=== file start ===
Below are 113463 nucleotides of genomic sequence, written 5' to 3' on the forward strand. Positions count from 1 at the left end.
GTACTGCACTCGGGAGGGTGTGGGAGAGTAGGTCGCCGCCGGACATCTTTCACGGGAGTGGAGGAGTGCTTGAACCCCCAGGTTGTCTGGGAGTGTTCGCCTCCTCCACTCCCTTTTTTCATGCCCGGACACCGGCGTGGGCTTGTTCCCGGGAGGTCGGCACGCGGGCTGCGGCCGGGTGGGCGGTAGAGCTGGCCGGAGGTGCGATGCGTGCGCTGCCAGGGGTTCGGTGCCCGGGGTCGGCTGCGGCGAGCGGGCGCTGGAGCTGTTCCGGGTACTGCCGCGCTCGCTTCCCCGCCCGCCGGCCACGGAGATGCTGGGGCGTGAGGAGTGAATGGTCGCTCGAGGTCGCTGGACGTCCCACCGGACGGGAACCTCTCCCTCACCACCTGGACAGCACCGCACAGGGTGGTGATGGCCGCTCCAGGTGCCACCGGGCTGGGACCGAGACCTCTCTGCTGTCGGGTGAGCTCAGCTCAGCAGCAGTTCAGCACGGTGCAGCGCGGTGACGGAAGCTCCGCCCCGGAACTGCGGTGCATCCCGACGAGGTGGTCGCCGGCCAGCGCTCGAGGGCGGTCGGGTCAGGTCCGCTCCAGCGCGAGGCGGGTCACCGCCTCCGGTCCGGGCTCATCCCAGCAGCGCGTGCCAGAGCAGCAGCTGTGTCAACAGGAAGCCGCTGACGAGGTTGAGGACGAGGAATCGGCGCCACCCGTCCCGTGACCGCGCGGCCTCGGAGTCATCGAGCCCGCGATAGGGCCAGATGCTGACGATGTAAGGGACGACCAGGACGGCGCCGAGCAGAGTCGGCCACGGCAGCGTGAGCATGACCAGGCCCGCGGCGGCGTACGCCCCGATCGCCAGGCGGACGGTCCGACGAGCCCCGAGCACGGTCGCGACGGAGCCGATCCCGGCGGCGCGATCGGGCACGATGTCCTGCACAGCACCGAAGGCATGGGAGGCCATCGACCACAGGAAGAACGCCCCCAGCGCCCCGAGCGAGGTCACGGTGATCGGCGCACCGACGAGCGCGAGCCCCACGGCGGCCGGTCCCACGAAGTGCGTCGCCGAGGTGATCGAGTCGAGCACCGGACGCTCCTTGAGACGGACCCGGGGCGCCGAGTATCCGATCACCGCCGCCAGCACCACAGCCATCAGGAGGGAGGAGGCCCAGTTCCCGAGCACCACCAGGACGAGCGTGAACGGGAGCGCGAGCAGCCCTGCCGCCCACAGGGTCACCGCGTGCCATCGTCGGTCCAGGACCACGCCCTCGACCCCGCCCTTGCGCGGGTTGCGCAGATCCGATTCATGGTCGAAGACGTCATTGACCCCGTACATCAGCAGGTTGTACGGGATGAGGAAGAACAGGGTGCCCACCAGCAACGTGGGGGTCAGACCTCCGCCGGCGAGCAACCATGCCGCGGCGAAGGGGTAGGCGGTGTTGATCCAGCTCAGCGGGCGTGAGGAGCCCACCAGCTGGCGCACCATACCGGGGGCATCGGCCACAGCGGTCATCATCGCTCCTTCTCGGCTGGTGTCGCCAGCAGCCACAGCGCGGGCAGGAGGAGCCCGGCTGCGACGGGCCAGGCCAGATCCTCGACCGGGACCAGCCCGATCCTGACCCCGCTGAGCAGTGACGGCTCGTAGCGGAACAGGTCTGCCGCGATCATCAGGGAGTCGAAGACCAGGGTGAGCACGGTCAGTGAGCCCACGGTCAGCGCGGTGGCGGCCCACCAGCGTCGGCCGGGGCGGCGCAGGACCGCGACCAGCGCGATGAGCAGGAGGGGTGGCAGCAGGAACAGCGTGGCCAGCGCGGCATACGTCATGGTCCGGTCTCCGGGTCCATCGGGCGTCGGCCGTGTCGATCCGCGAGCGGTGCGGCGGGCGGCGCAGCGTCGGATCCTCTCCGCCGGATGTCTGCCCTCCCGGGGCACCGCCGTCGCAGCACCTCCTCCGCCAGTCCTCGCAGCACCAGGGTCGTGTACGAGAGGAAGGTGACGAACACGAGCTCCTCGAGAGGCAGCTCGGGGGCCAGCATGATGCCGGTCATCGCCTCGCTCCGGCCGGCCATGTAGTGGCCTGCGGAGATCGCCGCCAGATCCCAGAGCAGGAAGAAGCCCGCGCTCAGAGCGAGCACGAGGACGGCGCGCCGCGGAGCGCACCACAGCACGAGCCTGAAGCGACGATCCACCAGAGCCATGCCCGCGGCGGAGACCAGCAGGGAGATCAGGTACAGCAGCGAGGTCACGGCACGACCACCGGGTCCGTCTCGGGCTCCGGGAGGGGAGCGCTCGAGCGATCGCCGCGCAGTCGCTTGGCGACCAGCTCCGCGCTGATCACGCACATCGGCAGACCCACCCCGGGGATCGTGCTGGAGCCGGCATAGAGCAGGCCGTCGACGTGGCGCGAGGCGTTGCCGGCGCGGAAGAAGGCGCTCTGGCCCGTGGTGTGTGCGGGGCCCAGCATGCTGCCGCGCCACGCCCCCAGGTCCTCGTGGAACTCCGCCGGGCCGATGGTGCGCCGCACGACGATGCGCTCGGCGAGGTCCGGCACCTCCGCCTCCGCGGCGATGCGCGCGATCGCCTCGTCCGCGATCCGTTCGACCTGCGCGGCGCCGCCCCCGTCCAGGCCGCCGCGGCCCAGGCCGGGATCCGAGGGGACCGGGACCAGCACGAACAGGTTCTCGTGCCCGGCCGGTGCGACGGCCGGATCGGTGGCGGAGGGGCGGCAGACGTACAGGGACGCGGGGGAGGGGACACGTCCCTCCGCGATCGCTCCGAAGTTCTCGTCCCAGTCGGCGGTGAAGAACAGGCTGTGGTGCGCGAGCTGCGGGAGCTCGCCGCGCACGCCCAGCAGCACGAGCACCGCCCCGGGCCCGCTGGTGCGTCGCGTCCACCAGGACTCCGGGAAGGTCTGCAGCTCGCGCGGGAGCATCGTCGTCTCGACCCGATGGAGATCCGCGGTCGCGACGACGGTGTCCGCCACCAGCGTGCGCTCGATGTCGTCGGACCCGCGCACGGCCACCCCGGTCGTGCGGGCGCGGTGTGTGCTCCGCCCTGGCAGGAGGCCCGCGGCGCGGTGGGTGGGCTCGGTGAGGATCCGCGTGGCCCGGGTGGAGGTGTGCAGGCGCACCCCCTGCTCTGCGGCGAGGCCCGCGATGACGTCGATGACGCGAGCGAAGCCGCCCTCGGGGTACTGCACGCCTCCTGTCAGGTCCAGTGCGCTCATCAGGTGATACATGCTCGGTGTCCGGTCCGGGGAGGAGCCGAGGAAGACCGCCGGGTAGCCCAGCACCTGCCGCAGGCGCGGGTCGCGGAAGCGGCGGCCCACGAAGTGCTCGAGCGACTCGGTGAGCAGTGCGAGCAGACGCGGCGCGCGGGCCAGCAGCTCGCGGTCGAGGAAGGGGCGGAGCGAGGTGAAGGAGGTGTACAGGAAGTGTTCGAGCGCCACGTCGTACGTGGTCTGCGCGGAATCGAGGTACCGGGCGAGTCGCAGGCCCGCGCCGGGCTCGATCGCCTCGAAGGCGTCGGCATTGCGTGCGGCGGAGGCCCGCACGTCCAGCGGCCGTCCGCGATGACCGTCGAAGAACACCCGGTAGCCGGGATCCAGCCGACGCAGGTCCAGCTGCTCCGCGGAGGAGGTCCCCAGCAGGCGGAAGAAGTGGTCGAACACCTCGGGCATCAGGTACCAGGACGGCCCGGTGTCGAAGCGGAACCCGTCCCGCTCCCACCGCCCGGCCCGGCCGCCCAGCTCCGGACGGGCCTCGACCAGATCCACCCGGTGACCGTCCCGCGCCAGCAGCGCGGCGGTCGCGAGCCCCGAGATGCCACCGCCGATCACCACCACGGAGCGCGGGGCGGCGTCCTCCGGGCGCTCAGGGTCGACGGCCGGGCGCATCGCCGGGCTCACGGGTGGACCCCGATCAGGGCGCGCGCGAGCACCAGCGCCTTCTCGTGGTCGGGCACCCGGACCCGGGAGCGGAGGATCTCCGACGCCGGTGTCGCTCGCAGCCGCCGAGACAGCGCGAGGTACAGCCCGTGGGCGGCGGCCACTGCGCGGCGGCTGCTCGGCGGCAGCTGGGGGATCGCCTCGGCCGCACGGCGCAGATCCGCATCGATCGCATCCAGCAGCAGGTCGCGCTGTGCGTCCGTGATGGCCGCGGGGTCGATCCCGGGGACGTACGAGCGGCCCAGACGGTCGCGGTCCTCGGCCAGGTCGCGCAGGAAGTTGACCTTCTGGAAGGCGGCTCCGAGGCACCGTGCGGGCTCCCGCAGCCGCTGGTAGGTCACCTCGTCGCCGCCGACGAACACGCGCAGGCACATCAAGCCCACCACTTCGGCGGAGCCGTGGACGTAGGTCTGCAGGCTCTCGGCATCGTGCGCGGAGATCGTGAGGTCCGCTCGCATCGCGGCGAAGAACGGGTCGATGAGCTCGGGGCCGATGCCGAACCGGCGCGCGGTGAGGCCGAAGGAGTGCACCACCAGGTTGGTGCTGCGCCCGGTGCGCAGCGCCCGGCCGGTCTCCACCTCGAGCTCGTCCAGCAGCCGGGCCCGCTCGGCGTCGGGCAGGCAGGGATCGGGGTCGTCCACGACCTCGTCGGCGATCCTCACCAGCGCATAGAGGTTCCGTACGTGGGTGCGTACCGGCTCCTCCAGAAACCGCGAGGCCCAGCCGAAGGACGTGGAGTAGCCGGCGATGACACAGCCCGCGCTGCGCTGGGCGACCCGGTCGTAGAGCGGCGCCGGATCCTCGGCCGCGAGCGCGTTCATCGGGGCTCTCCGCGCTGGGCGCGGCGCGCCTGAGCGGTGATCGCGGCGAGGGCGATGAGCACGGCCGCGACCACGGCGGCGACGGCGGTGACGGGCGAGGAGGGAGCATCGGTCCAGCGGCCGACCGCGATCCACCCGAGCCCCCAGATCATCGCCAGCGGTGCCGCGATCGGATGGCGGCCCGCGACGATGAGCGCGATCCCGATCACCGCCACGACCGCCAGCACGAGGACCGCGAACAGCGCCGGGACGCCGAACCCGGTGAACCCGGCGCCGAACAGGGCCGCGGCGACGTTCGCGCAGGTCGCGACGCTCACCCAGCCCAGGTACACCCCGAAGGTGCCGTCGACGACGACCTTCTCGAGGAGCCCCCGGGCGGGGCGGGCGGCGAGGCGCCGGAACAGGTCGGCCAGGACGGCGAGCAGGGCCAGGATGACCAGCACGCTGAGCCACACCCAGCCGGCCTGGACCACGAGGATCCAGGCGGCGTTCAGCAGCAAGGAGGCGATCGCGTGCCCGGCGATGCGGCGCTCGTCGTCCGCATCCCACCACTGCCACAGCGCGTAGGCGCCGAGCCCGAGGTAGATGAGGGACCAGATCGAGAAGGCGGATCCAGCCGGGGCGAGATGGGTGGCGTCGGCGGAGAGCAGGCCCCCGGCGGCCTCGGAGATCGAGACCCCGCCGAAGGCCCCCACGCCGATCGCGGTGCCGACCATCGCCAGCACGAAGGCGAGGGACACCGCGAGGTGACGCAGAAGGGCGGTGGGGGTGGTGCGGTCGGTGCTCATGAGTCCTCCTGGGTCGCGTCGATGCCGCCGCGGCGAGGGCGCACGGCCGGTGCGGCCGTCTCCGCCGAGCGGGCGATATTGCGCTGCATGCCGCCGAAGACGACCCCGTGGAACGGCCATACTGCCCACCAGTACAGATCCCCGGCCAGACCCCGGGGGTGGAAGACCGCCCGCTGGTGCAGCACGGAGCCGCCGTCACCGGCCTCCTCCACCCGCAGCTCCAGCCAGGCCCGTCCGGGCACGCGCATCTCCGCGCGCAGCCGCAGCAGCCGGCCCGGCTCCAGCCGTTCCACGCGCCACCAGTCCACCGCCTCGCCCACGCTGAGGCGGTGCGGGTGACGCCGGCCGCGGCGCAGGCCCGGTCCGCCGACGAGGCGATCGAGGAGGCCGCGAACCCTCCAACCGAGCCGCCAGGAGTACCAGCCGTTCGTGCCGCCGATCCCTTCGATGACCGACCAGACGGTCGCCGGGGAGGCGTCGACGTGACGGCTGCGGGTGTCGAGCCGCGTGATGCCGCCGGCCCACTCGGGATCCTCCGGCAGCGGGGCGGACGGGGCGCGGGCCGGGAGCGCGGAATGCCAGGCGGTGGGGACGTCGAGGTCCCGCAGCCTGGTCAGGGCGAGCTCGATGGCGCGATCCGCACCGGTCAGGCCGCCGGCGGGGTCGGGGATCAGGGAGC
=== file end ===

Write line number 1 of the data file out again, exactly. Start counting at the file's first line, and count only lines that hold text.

Below are 113463 nucleotides of genomic sequence, written 5' to 3' on the forward strand. Positions count from 1 at the left end.